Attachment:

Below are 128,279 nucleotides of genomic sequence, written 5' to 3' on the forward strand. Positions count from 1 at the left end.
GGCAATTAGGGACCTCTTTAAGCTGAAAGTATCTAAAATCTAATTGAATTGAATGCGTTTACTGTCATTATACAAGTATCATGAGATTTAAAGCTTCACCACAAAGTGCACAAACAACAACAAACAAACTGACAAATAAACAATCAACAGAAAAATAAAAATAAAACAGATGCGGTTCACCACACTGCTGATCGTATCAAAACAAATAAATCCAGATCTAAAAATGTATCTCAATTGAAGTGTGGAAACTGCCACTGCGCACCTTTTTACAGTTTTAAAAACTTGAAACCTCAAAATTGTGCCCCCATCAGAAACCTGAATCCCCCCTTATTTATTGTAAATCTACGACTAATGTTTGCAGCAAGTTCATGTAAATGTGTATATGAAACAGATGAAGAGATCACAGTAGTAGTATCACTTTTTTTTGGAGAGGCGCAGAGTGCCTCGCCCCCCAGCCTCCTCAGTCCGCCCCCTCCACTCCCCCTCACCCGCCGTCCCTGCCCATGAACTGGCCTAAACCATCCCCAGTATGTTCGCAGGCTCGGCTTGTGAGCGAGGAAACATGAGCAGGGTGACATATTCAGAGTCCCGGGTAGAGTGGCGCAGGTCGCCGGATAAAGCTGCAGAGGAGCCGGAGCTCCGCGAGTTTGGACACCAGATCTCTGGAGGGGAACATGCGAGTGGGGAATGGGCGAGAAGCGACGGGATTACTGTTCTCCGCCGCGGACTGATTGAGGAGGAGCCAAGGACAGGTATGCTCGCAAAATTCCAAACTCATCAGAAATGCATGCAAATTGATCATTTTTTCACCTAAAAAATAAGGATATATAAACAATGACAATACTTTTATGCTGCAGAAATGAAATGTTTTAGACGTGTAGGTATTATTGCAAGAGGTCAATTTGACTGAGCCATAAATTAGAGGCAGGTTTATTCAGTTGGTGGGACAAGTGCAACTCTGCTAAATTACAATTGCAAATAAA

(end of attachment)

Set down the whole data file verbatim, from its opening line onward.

Below are 128,279 nucleotides of genomic sequence, written 5' to 3' on the forward strand. Positions count from 1 at the left end.
GGCAATTAGGGACCTCTTTAAGCTGAAAGTATCTAAAATCTAATTGAATTGAATGCGTTTACTGTCATTATACAAGTATCATGAGATTTAAAGCTTCACCACAAAGTGCACAAACAACAACAAACAAACTGACAAATAAACAATCAACAGAAAAATAAAAATAAAACAGATGCGGTTCACCACACTGCTGATCGTATCAAAACAAATAAATCCAGATCTAAAAATGTATCTCAATTGAAGTGTGGAAACTGCCACTGCGCACCTTTTTACAGTTTTAAAAACTTGAAACCTCAAAATTGTGCCCCCATCAGAAACCTGAATCCCCCCTTATTTATTGTAAATCTACGACTAATGTTTGCAGCAAGTTCATGTAAATGTGTATATGAAACAGATGAAGAGATCACAGTAGTAGTATCACTTTTTTTTGGAGAGGCGCAGAGTGCCTCGCCCCCCAGCCTCCTCAGTCCGCCCCCTCCACTCCCCCTCACCCGCCGTCCCTGCCCATGAACTGGCCTAAACCATCCCCAGTATGTTCGCAGGCTCGGCTTGTGAGCGAGGAAACATGAGCAGGGTGACATATTCAGAGTCCCGGGTAGAGTGGCGCAGGTCGCCGGATAAAGCTGCAGAGGAGCCGGAGCTCCGCGAGTTTGGACACCAGATCTCTGGAGGGGAACATGCGAGTGGGGAATGGGCGAGAAGCGACGGGATTACTGTTCTCCGCCGCGGACTGATTGAGGAGGAGCCAAGGACAGGTATGCTCGCAAAATTCCAAACTCATCAGAAATGCATGCAAATTGATCATTTTTTCACCTAAAAAATAAGGATATATAAACAATGACAATACTTTTATGCTGCAGAAATGAAATGTTTTAGACGTGTAGGTATTATTGCAAGAGGTCAATTTGACTGAGCCATAAATTAGAGGCAGGTTTATTCAGTTGGTGGGACAAGTGCAACTCTGCTAAATTACAATTGCAAATAAA